Every day, a middle-aged man is tempted by a few beers in the late afternoon. There may not be technology that can change this behavior which is not good for cholesterol levels, but if it depends on Joe Paton, the Champalimaud Foundation should not delay in developing technologies that encourage changes in habits and scenarios in favor of health or well-being. A new program specializing in human neuroecology and digital technology starts this Friday with an exhibition combining art and science in a former auction house in Docapesca, in Lisbon, which will be transformed, in the coming months, into a scientific laboratory.
“We need to understand why people make certain decisions associated with certain behaviors and develop protocols more suited to these behaviors”, describes Joe Paton, director of the Neurosciences Program at the Champalimaud Foundation.
The term “protocol” is used by the scientist to describe tools as common as applications or video games, or more sophisticated technologies of virtual or augmented reality. “The idea is that, thanks to a protocol of this kind, it is possible to bring this person who drinks two beers a day to drink only two beers once a week”, illustrates the researcher. The use of digital technologies as a means of influencing behavior and generating new therapies is not new, even if it is far from being popularized. Joe Paton recalls that, in some American homes and hospitals, there are already those who use virtual reality technologies with elderly people with dementia with images that are familiar to them. Also in the United States, the Food and Drug Administration (FDA) recently approved the use of technologies with already popular gadgets for the treatment of drug addicts and/or the alleviation of chronic pain.
In Portugal, neurologist John Krakauer, also a member of the Champalimaud Foundation, tested video games at the Senior Neurological Campus, in Torres Vedras. In other parts of the country, the first clinics specializing in the treatment of different phobias through video games or virtual scenarios have already appeared.
“The focus is on the brain. Our idea is to be able to transform health in general, through our behaviors, which we know have their origin in the brain, and influence the functioning of other organs”, adds the American researcher, who has gone from arms and baggage to Champalimaud Foundation, in the first decade of the century.
Joe Paton cites Facebook as an example of the potential of technology to drive behavior change. The neuroscientist recalls that most social networks use techniques that collect data from people when they indicate what they like or dislike (with “likes”), in order to discover how to increase the time of ‘use. “We want to use similar ingredients (like in Facebook and other technology platforms) in a way that promotes health, longevity and resilience,” replies Joe Paton.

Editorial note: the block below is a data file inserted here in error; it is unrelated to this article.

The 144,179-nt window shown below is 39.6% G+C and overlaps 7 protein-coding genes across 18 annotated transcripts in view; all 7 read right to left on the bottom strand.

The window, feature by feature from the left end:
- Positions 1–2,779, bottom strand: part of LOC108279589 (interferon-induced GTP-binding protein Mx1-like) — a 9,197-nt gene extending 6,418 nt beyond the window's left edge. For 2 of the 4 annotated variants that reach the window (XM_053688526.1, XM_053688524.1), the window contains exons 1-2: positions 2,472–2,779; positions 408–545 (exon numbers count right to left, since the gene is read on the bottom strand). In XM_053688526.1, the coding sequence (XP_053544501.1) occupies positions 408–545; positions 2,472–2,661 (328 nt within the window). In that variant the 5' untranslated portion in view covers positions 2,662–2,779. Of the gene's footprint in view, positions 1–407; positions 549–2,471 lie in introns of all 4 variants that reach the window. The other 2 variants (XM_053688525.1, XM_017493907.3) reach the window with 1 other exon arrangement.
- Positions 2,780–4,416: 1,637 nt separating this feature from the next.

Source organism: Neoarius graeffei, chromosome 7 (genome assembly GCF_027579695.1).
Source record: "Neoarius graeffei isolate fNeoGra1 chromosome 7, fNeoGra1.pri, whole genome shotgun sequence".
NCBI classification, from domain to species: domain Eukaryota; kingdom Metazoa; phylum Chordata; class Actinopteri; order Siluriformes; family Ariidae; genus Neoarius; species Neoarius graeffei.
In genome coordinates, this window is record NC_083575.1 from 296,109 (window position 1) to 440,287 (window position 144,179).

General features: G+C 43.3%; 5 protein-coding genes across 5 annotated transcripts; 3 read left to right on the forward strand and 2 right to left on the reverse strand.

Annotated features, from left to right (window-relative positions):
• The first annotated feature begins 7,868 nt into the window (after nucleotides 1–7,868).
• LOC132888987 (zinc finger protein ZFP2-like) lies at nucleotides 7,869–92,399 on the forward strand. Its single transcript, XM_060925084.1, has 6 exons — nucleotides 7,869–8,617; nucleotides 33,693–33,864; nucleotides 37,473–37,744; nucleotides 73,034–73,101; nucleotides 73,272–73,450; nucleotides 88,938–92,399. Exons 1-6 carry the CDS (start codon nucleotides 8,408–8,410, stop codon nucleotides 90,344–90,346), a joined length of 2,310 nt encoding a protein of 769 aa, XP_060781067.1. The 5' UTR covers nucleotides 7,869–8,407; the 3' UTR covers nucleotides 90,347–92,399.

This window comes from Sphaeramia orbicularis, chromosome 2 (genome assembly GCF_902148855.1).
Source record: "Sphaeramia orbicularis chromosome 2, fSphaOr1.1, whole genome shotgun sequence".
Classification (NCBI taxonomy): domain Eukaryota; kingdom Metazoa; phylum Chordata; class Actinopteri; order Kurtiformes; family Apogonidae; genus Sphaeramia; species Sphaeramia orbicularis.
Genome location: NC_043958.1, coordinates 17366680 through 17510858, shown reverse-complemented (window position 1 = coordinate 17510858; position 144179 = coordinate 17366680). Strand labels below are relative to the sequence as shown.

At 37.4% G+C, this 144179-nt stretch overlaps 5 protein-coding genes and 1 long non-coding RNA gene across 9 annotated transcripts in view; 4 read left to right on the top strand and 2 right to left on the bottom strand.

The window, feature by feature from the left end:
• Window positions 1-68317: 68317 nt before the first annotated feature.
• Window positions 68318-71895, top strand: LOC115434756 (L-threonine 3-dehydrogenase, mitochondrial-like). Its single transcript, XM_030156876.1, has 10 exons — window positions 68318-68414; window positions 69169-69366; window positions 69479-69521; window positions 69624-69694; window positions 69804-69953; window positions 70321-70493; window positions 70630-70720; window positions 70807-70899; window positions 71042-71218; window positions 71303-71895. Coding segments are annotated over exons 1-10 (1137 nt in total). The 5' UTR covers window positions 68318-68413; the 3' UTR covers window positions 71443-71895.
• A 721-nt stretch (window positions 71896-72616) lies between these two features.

In addition to the success of the techniques used by social networks, there are also reports that show that laboratory mice have shown a greater probability of recovering up to 100% of the abilities lost after a cerebrovascular accident (CVA) when, at instead of recovery in immobilized rest, embark on the recovery of activity, immediately after the event.
Mitochondria, the “generators” of energy in human cells, feature in another of the examples given by the neuroscientist regarding the benefits of an active but non-stressful life. This cellular part is made up of 37 genes – and 19 respond in beneficial ways when humans exercise.
Paton points out that the brain is crucial in generating a coordinated approach that takes into account not only physiological factors, but also social or psychological factors. This is why new digital tools should try to positively stimulate the adoption of training plans, healthy diets or routines that reduce stress. The researcher admits that a 10% change in less healthy behaviors soon guarantees substantial benefits for the health of the population. “Drugs are essential, but that does not prevent us from studying ways to impact human biology in a coordinated way,” he underlines.
The researcher does not set dates for the launch of the new generation of tools that will be developed by the scientists of the Champalimaud Foundation, but he admits that the medical certification process is less demanding than for medical devices, since they do not aim only to value experiences. with patients – provided there is sufficient data. Which is not always easy to guarantee, due to current technical and legal limitations. “We don’t want to create a big brother; we want to encourage collaboration with physicians and patients,” says Joe Paton.
From auction to laboratory
The first day of the rest of the life of the new line of investigation will be marked by the exhibition of works that resort to the capture of bodily movements and the interaction with virtual reality scenarios, as well as games that provide movements or actions that may be beneficial in preventing or treating disease.
The exhibited works are the result of partnerships between scientists and artists and aim to bridge the gap between the technologies that today, via television, console or mobile phone, have contributed to a sedentary life, and a new approach that intends to use these technologies as an incentive to change habits.
To open up a new field of research, the Champalimaud Foundation will begin to reformulate the former auction house into a set of laboratories for the development of technologies to influence behavior, as well as spaces specialized in clinical treatment.
The first three lab spaces are expected to be completed by the end of 2022 – but this will only be part of the planned redesign plan for the entire space that was once owned by Docapesca, and is now aimed at unlocking the brain human.